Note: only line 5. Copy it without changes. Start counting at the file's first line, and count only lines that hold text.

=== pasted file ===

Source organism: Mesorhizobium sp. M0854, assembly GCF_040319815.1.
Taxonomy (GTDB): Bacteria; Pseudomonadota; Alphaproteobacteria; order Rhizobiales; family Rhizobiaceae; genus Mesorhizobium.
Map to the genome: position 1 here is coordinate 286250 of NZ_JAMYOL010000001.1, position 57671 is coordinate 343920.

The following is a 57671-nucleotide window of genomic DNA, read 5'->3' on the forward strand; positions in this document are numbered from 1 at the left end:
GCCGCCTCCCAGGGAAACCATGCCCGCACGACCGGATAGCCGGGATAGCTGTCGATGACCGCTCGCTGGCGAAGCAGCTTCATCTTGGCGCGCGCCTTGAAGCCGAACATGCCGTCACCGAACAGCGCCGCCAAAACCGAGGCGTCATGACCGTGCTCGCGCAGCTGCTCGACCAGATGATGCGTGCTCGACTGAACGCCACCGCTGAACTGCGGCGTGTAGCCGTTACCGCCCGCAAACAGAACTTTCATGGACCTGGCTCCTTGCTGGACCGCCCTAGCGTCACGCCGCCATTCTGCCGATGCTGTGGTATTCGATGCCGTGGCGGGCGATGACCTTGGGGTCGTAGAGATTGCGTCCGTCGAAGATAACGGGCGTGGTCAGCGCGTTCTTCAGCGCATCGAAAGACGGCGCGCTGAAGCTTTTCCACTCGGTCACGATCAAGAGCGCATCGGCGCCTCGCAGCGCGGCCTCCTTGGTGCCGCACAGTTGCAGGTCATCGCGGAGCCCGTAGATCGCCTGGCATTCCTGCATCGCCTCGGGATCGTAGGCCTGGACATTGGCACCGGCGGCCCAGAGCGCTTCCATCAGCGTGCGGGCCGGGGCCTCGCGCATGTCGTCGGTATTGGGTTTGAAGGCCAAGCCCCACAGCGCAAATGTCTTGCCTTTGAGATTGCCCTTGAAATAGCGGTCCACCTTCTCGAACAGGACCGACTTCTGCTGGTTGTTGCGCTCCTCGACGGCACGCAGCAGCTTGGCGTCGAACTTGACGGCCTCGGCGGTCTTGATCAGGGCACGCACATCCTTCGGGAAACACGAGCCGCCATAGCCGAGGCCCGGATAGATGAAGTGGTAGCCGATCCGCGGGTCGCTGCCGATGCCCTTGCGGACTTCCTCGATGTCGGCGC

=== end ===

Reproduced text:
GCCGCCTCCCAGGGAAACCATGCCCGCACGACCGGATAGCCGGGATAGCTGTCGATGACCGCTCGCTGGCGAAGCAGCTTCATCTTGGCGCGCGCCTTGAAGCCGAACATGCCGTCACCGAACAGCGCCGCCAAAACCGAGGCGTCATGACCGTGCTCGCGCAGCTGCTCGACCAGATGATGCGTGCTCGACTGAACGCCACCGCTGAACTGCGGCGTGTAGCCGTTACCGCCCGCAAACAGAACTTTCATGGACCTGGCTCCTTGCTGGACCGCCCTAGCGTCACGCCGCCATTCTGCCGATGCTGTGGTATTCGATGCCGTGGCGGGCGATGACCTTGGGGTCGTAGAGATTGCGTCCGTCGAAGATAACGGGCGTGGTCAGCGCGTTCTTCAGCGCATCGAAAGACGGCGCGCTGAAGCTTTTCCACTCGGTCACGATCAAGAGCGCATCGGCGCCTCGCAGCGCGGCCTCCTTGGTGCCGCACAGTTGCAGGTCATCGCGGAGCCCGTAGATCGCCTGGCATTCCTGCATCGCCTCGGGATCGTAGGCCTGGACATTGGCACCGGCGGCCCAGAGCGCTTCCATCAGCGTGCGGGCCGGGGCCTCGCGCATGTCGTCGGTATTGGGTTTGAAGGCCAAGCCCCACAGCGCAAATGTCTTGCCTTTGAGATTGCCCTTGAAATAGCGGTCCACCTTCTCGAACAGGACCGACTTCTGCTGGTTGTTGCGCTCCTCGACGGCACGCAGCAGCTTGGCGTCGAACTTGACGGCCTCGGCGGTCTTGATCAGGGCACGCACATCCTTCGGGAAACACGAGCCGCCATAGCCGAGGCCCGGATAGATGAAGTGGTAGCCGATCCGCGGGTCGCTGCCGATGCCCTTGCGGACTTCCTCGATGTCGGCGC